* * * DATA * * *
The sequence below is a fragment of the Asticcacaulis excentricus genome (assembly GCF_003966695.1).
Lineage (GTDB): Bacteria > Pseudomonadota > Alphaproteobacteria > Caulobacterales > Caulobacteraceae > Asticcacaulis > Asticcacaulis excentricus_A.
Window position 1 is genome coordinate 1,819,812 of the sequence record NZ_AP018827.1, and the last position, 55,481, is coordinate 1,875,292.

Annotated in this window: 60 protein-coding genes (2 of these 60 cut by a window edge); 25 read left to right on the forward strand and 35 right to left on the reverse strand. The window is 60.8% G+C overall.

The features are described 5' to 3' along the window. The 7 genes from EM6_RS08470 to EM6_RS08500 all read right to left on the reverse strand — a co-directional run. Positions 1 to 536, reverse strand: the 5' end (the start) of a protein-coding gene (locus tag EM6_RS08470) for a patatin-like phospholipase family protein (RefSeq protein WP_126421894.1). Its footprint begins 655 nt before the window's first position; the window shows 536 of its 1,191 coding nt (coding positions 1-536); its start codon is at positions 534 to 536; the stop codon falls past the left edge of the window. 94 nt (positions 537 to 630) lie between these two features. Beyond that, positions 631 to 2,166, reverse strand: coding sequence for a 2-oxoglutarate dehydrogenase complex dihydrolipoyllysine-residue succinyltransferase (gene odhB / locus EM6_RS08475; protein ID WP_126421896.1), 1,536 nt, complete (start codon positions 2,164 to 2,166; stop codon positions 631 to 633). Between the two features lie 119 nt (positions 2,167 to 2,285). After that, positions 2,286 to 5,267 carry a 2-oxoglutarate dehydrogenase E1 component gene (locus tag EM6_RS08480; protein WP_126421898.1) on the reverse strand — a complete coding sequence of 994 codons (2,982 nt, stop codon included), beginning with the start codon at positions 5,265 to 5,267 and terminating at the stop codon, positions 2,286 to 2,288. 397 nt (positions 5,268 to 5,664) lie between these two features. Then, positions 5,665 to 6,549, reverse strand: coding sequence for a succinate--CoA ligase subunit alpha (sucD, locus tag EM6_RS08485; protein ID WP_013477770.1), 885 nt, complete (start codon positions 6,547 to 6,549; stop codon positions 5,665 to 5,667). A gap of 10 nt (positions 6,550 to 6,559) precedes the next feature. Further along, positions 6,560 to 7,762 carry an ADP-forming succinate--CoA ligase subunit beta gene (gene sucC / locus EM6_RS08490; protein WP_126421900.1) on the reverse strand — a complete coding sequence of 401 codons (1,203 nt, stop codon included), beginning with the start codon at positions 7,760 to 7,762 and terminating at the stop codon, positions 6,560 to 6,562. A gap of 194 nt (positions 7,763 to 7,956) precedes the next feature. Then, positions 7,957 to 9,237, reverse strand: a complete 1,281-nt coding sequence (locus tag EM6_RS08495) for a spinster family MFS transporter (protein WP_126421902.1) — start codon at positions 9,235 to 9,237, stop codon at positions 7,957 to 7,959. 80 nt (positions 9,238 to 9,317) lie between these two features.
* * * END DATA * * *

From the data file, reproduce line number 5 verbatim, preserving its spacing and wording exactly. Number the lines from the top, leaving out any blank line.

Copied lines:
The features are described 5' to 3' along the window. The 7 genes from EM6_RS08470 to EM6_RS08500 all read right to left on the reverse strand — a co-directional run. Positions 1 to 536, reverse strand: the 5' end (the start) of a protein-coding gene (locus tag EM6_RS08470) for a patatin-like phospholipase family protein (RefSeq protein WP_126421894.1). Its footprint begins 655 nt before the window's first position; the window shows 536 of its 1,191 coding nt (coding positions 1-536); its start codon is at positions 534 to 536; the stop codon falls past the left edge of the window. 94 nt (positions 537 to 630) lie between these two features. Beyond that, positions 631 to 2,166, reverse strand: coding sequence for a 2-oxoglutarate dehydrogenase complex dihydrolipoyllysine-residue succinyltransferase (gene odhB / locus EM6_RS08475; protein ID WP_126421896.1), 1,536 nt, complete (start codon positions 2,164 to 2,166; stop codon positions 631 to 633). Between the two features lie 119 nt (positions 2,167 to 2,285). After that, positions 2,286 to 5,267 carry a 2-oxoglutarate dehydrogenase E1 component gene (locus tag EM6_RS08480; protein WP_126421898.1) on the reverse strand — a complete coding sequence of 994 codons (2,982 nt, stop codon included), beginning with the start codon at positions 5,265 to 5,267 and terminating at the stop codon, positions 2,286 to 2,288. 397 nt (positions 5,268 to 5,664) lie between these two features. Then, positions 5,665 to 6,549, reverse strand: coding sequence for a succinate--CoA ligase subunit alpha (sucD, locus tag EM6_RS08485; protein ID WP_013477770.1), 885 nt, complete (start codon positions 6,547 to 6,549; stop codon positions 5,665 to 5,667). A gap of 10 nt (positions 6,550 to 6,559) precedes the next feature. Further along, positions 6,560 to 7,762 carry an ADP-forming succinate--CoA ligase subunit beta gene (gene sucC / locus EM6_RS08490; protein WP_126421900.1) on the reverse strand — a complete coding sequence of 401 codons (1,203 nt, stop codon included), beginning with the start codon at positions 7,760 to 7,762 and terminating at the stop codon, positions 6,560 to 6,562. A gap of 194 nt (positions 7,763 to 7,956) precedes the next feature. Then, positions 7,957 to 9,237, reverse strand: a complete 1,281-nt coding sequence (locus tag EM6_RS08495) for a spinster family MFS transporter (protein WP_126421902.1) — start codon at positions 9,235 to 9,237, stop codon at positions 7,957 to 7,959. 80 nt (positions 9,238 to 9,317) lie between these two features.